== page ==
The significance of libraries in society is growing and their visibility is increasing. Above all, libraries are major participants in UN and, especially, UNESCO discussions, forming viewpoints pertaining to copyright and freedom of speech issues. The increase in significance is also yielding increased publicity for libraries, which can also be a negative thing.
In Finland, the latest incident, which provoked discussion, was the memorial exhibition organized in a Helsinki library for the Charlie Hebdo satirical weekly magazine employees who died in the terrorist attack in the spring of 2015. The Finnish Comics Society compiled the exhibition from a few illustrations in Charlie Hebdo’s own magazines and from works produced for the exhibition by Finnish comic artists.
Admittedly, the exhibition included contentious material, but it was deliberately placed in a location where visitors would not bump into it by accident. The general impression was sincere, not provocative.
Regardless, the exhibition aroused conflicting feelings. The Muslim community was in an uproar. In other feedback by the public, the idea to house the exhibition in a library was condemned due to the threat of an attack.
The library personnel also discussed the issue, but it subsided when the library’s troika of directors stood on duty guarding the exhibition. Although there were some scattered threats, luckily they were not carried out. A planned demonstration by Muslims would in fact have been welcomed because it would have vented the resentment in an approved way.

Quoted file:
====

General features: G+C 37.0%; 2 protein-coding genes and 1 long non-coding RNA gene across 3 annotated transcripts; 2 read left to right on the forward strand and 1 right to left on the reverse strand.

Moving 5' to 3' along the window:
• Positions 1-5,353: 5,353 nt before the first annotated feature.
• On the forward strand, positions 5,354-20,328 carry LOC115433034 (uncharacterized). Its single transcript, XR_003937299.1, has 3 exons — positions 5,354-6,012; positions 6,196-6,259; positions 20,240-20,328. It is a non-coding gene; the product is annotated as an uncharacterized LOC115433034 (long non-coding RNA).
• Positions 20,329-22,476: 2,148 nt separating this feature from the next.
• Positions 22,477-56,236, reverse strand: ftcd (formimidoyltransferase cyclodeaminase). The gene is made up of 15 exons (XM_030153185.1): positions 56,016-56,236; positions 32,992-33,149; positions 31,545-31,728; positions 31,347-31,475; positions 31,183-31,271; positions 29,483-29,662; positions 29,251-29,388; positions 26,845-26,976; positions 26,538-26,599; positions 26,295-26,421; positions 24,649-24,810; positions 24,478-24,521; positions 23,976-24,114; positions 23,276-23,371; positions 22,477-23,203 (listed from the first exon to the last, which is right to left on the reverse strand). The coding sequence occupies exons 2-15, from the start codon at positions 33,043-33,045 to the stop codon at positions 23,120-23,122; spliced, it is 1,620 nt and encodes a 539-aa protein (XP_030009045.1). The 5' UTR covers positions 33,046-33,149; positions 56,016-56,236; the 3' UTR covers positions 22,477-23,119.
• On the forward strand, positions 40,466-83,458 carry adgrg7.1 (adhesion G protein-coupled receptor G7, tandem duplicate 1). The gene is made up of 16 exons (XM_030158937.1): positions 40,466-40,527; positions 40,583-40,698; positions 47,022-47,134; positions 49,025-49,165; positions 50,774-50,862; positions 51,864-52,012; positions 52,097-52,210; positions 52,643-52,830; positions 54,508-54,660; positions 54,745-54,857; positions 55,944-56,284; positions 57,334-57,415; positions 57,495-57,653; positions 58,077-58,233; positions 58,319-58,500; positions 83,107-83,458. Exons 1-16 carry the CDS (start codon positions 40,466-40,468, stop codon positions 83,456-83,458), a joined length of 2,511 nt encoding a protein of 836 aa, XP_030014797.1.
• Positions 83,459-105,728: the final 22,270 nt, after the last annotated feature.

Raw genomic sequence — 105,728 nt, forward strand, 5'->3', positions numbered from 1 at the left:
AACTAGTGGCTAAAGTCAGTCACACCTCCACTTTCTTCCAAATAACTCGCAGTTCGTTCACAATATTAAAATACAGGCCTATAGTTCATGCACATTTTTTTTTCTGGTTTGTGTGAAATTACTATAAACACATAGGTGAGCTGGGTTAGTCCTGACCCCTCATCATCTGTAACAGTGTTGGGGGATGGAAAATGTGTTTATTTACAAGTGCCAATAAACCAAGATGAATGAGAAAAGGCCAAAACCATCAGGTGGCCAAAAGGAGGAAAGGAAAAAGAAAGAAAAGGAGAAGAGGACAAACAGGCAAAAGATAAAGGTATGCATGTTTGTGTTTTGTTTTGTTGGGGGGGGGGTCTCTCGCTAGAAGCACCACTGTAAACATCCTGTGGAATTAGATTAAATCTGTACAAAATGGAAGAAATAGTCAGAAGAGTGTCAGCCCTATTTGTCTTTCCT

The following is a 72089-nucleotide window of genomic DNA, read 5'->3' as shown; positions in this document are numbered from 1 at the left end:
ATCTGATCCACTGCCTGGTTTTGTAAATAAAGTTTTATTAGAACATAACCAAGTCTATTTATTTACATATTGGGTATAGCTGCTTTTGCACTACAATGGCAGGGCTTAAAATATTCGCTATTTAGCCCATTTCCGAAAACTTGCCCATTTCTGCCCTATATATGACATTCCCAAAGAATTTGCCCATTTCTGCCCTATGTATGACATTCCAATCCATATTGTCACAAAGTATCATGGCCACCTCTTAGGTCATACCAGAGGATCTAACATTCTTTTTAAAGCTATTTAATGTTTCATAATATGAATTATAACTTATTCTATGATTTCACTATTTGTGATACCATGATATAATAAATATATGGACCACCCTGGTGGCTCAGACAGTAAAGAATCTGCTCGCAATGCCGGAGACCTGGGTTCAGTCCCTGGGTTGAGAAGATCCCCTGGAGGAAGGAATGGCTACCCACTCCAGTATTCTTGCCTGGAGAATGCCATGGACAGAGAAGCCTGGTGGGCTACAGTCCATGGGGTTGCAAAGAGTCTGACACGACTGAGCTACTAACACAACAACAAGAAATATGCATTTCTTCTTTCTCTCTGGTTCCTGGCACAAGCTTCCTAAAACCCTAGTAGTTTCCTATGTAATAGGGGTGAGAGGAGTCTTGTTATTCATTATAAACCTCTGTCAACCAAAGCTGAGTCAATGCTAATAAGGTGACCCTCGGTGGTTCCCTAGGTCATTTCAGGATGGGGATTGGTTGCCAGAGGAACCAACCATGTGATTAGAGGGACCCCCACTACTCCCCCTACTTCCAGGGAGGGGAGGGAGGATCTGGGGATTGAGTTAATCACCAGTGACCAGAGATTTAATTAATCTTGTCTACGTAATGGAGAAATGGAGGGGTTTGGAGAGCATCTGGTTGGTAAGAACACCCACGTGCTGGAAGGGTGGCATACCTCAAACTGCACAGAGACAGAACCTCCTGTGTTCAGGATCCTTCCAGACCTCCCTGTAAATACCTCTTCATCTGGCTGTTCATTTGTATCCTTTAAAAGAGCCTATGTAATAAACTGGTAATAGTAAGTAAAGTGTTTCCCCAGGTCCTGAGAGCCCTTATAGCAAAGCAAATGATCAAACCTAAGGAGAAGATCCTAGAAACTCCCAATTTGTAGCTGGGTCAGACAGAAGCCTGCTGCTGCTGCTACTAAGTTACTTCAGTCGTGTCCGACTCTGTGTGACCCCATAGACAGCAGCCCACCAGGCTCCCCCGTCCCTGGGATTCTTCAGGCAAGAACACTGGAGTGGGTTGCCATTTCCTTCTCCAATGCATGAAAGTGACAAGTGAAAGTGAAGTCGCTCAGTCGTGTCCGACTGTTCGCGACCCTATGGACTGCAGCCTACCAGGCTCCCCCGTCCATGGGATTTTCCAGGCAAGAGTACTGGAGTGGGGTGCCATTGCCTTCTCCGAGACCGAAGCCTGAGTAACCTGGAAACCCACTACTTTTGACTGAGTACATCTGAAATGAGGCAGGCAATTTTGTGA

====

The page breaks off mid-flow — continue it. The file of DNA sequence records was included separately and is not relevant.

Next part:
The exhibition resulted in a meeting between library executives and leaders of the Islam community. Our understanding of the relationship between freedom of expression and responsibility was substantiated when the leaders of the mosques explained how they must bridge together the viewpoints of their believers and those of our secular society.
On the other hand, the representatives of the library were able to assure them that, for example, the children of Muslim families would not be able to see the exhibition by chance. Mutual communication was deemed necessary and insight is needed on both sides.
Freedom of speech was also challenged at the Jyväskylä City Library in January, 2013. A publishing company had reserved space in the library to put up an exhibition depicting its new release about Finnish right-wing extremism. Local right-wing extremists attacked the exhibition and stabbed the attendant. The attackers were subsequently sentenced for their actions.
The incident was proof that libraries can be considered almost sacred places for Finns – infringing upon their peace aroused powerful feelings, which could be seen in discussions in social media and in the numerous editorials in newspapers.
Change in the spirit of discussion
Discussion within the Finnish library community after the incidents in Jyväskylä and Helsinki has been encouraging. The events were covered extensively in field-related meetings and online discussions especially in 2013. The discussions supported the right of the library and its patrons to display any legally published work or trend of ideas on the library premises.
In Helsinki, the Charlie Hebdo uproar coincided with the library’s strategy work and revising of the library’s values. We obtained real-life examples for discussions with personnel. The conclusions of these discussions were clear: freedom of speech is a primary value. Safety must be ensured, but you cannot hide behind it and shirk your responsibility to society.